While there’s no way to know specifically what a given search committee looks for when interviewing a potential faculty colleague, you’ll feel more prepared if you can anticipate questions you're likely to be asked. Generally, there are three areas they’ll expect you to address: (a) your research/dissertation; (b) your teaching; and (3) your knowledge of, and interest in, the institution and the department. We've also included questions you should think about asking your interviewers—you'll almost certainly be given the chance, and it pays to be prepared.
Here are some sample questions— organized by topic area—to help get you started.
- Tell us about your research.Do you expect to continue on this research track?What are your future research plans?
- Have you ever supervised undergraduate student researchers?
- How would you involve graduate students in your research?
- How will you go about revising your dissertation for publication?
- Tell us how your research has influenced your teaching.In what ways have you been able to bring the insights of your research to your courses at the undergraduate level?
- What is your teaching philosophy?
- What are your goals for student learning? How do you know if students meet your learning goals?
- What teaching strategies do you use to help students learn?
- What classes could you teach in our program?
- How would you plan a course in ___?What texts would you use?What topics would you cover?
- How would you evaluate student learning?
- How do you bring diversity into your day-to-day teaching?
- How would you see yourself contributing to our mission and campus atmosphere?
- How will you fit in as a department member and what kind of contribution will you make to our community?
- Apart from the obvious financial reasons, why would you like to join the Faculty of Y at University X?
- Could you tell us about your long-range plans and commitment to this department?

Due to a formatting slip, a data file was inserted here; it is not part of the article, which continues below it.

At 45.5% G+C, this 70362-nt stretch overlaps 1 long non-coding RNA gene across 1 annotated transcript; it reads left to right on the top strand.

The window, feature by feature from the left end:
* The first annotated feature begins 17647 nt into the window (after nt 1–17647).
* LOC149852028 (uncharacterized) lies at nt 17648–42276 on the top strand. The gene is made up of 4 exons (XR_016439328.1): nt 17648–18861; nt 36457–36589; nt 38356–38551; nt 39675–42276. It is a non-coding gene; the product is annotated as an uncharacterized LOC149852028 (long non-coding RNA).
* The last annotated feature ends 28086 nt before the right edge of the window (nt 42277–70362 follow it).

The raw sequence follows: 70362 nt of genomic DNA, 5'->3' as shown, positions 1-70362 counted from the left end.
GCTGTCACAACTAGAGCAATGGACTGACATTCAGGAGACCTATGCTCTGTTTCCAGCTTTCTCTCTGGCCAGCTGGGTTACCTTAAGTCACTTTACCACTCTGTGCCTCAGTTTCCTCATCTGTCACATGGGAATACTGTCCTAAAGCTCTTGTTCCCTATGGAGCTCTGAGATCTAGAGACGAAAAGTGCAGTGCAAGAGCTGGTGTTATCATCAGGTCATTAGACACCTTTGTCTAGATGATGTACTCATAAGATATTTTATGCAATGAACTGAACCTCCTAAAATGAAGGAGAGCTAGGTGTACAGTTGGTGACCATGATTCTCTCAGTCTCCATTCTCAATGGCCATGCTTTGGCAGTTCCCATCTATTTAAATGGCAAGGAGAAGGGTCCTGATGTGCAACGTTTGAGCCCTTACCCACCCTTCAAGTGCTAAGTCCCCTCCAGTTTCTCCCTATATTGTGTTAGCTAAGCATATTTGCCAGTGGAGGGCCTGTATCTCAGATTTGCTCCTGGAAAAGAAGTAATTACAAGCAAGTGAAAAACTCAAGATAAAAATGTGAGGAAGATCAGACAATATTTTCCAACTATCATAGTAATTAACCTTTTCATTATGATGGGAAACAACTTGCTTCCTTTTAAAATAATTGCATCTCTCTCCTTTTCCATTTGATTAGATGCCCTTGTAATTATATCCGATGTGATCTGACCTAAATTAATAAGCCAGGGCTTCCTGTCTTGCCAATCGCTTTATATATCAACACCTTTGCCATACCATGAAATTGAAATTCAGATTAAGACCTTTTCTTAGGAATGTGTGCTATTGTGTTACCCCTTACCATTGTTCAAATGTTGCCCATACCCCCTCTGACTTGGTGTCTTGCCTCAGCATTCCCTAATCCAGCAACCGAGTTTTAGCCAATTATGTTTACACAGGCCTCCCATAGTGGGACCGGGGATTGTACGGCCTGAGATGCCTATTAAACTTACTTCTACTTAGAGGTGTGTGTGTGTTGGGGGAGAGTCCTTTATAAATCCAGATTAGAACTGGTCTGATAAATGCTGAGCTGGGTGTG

Search committees often ask this question near the end of an interview, and this is your chance to find out if the department is a good fit for you. Of course, you’ll have discipline-specific questions you might want to ask, but here are a few general questions (in no particular order) you also might consider:
- What do you like most about this college/university?
- How would you best describe the departmental culture?
- What is the department’s most important long-range goal? Short-term?
- What are the department’s strengths—or what do like best about the department? Areas for improvement?
- What are the relative importances of teaching, research, and service?
- What is the usual promotional time frame?
- What is the nature of the review process for promotion and tenure?
- How important are committees to the function of the department?
- How often are departmental meetings held? Are decisions made in the meetings, i.e., votes taken?
- Are there departmental bylaws or procedural guidelines?
- Where do faculty spend most of their time?
- What are the next steps? When can I expect to hear from you?
Questions Employers Can’t Ask
Employers can’t legally ask you any questions that may lead to discrimination on the basis of race, sex, age, religion, national origin, or disability. However, that doesn’t mean you won’t be asked to field an illegal question. It’s not that someone is intentionally trying to break the law; some interviewers may ask such questions because they don’t know they can’t or shouldn’t. Whatever the case, your best option is to remain calm and professional.
You’re not required to provide any information about your marital or parental status, your ethnic background, or any disabilities you may have. However, some people may choose to reveal this information voluntarily, so they can assess whether a department is family-friendly or ethnically diverse, or if the appropriate accommodations for a disability will be provided.
If you are asked an illegal question, for example, “Do you have any children?” here are three possible responses:
- Answer directly, highlighting positives. “Actually, yes. Luckily my in-laws live here in town and would be happy to take care of them while I work.”
- Avoid the question, highlighting your qualifications. “If you're concerned about my commitment, I can assure you that my research plan is already up and running, given the generous five-year grant I just received….”
- Challenge the question, knowing the risks involved. “Can you tell me how this is relevant to my ability to perform as a faculty member?”
Adapted from The Academic Job Search Survival Handbook… by UCSD Career Services.